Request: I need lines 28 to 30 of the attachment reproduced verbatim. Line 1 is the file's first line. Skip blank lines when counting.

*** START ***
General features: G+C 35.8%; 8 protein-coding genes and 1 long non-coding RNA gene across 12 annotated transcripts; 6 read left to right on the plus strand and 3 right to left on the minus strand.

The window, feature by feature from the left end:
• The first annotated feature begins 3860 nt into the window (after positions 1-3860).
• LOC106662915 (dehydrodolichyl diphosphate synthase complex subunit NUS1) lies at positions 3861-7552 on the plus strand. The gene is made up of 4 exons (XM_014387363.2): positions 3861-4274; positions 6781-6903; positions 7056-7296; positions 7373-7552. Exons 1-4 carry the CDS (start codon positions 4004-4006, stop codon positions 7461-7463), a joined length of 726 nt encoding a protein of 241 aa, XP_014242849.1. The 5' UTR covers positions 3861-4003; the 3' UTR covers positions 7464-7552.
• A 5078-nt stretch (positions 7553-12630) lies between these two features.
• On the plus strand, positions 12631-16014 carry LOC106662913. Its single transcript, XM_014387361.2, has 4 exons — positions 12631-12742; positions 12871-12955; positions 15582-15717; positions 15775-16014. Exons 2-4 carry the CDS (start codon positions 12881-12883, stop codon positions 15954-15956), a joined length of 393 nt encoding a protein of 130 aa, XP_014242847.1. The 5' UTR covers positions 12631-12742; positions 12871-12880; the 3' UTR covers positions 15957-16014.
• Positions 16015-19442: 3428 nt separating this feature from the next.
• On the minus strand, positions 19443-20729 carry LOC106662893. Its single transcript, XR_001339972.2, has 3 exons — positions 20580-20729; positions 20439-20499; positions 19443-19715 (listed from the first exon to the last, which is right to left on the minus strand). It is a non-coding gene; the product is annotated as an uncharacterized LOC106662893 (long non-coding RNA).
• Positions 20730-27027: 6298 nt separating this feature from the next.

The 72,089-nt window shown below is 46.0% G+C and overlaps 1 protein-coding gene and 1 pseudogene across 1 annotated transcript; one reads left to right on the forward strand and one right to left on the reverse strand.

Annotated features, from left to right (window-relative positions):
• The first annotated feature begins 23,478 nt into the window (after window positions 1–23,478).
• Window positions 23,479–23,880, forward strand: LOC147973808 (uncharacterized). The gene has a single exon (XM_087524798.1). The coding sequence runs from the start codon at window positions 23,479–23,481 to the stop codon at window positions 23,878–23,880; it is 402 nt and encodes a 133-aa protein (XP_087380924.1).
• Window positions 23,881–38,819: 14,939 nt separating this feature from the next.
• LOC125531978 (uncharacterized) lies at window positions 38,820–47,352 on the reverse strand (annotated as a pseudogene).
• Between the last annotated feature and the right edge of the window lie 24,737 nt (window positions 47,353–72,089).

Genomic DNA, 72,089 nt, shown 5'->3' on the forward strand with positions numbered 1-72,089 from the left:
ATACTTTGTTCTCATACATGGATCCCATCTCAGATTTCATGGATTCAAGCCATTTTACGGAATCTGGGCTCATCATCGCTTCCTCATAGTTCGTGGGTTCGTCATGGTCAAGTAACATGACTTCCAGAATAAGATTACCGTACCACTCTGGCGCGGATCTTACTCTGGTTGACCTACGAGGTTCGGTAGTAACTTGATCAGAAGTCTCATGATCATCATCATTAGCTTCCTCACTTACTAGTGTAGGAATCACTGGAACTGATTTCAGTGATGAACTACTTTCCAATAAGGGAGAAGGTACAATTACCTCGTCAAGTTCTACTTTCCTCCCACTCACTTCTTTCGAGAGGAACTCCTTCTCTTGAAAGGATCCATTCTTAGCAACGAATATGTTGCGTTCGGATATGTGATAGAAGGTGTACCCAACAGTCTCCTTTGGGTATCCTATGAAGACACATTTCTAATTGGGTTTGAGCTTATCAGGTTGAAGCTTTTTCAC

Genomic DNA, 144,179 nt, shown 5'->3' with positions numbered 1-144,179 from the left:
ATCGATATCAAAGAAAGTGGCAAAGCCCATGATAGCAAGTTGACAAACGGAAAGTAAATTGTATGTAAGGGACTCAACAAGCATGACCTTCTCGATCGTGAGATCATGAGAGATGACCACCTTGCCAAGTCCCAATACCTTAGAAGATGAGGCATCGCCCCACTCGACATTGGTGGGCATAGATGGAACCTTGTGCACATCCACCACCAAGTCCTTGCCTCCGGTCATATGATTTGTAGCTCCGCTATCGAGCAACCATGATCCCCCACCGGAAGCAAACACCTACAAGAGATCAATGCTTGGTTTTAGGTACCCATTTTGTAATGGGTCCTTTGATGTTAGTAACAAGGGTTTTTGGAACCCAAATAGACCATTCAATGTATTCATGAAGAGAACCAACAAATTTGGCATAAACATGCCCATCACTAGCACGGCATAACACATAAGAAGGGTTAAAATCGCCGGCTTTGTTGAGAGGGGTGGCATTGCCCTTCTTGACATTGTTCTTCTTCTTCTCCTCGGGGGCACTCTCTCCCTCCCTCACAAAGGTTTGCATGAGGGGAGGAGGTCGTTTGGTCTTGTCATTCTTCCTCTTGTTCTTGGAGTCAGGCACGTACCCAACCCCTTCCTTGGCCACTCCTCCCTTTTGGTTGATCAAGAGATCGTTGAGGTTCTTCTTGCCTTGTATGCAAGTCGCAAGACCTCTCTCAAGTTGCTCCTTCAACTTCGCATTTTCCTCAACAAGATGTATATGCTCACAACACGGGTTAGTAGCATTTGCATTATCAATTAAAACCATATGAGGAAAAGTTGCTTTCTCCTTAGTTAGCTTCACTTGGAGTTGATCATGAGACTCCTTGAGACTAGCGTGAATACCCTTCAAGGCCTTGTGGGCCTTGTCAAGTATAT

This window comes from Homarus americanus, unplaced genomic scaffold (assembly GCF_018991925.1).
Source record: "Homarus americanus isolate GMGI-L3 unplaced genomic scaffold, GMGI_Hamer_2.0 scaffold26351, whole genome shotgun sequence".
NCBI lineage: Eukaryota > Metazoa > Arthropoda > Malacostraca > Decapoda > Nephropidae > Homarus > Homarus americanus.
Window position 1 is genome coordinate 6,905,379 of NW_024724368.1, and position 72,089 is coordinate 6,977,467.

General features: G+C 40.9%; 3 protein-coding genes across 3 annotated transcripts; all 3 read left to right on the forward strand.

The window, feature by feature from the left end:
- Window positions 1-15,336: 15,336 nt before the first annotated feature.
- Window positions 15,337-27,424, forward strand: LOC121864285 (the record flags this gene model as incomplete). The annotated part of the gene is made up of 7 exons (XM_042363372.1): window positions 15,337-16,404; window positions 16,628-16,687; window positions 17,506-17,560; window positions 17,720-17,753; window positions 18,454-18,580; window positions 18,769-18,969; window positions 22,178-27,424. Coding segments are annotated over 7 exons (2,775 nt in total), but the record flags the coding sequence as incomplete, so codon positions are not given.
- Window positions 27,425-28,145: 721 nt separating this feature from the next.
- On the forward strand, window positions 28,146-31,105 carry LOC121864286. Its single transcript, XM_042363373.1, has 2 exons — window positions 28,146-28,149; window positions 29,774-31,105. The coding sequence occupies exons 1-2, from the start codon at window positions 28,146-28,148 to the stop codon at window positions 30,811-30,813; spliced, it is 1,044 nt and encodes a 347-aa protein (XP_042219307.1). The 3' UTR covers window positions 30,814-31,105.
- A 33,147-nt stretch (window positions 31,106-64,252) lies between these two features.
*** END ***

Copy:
- Window positions 15,337-27,424, forward strand: LOC121864285 (the record flags this gene model as incomplete). The annotated part of the gene is made up of 7 exons (XM_042363372.1): window positions 15,337-16,404; window positions 16,628-16,687; window positions 17,506-17,560; window positions 17,720-17,753; window positions 18,454-18,580; window positions 18,769-18,969; window positions 22,178-27,424. Coding segments are annotated over 7 exons (2,775 nt in total), but the record flags the coding sequence as incomplete, so codon positions are not given.
- Window positions 27,425-28,145: 721 nt separating this feature from the next.
- On the forward strand, window positions 28,146-31,105 carry LOC121864286. Its single transcript, XM_042363373.1, has 2 exons — window positions 28,146-28,149; window positions 29,774-31,105. The coding sequence occupies exons 1-2, from the start codon at window positions 28,146-28,148 to the stop codon at window positions 30,811-30,813; spliced, it is 1,044 nt and encodes a 347-aa protein (XP_042219307.1). The 3' UTR covers window positions 30,814-31,105.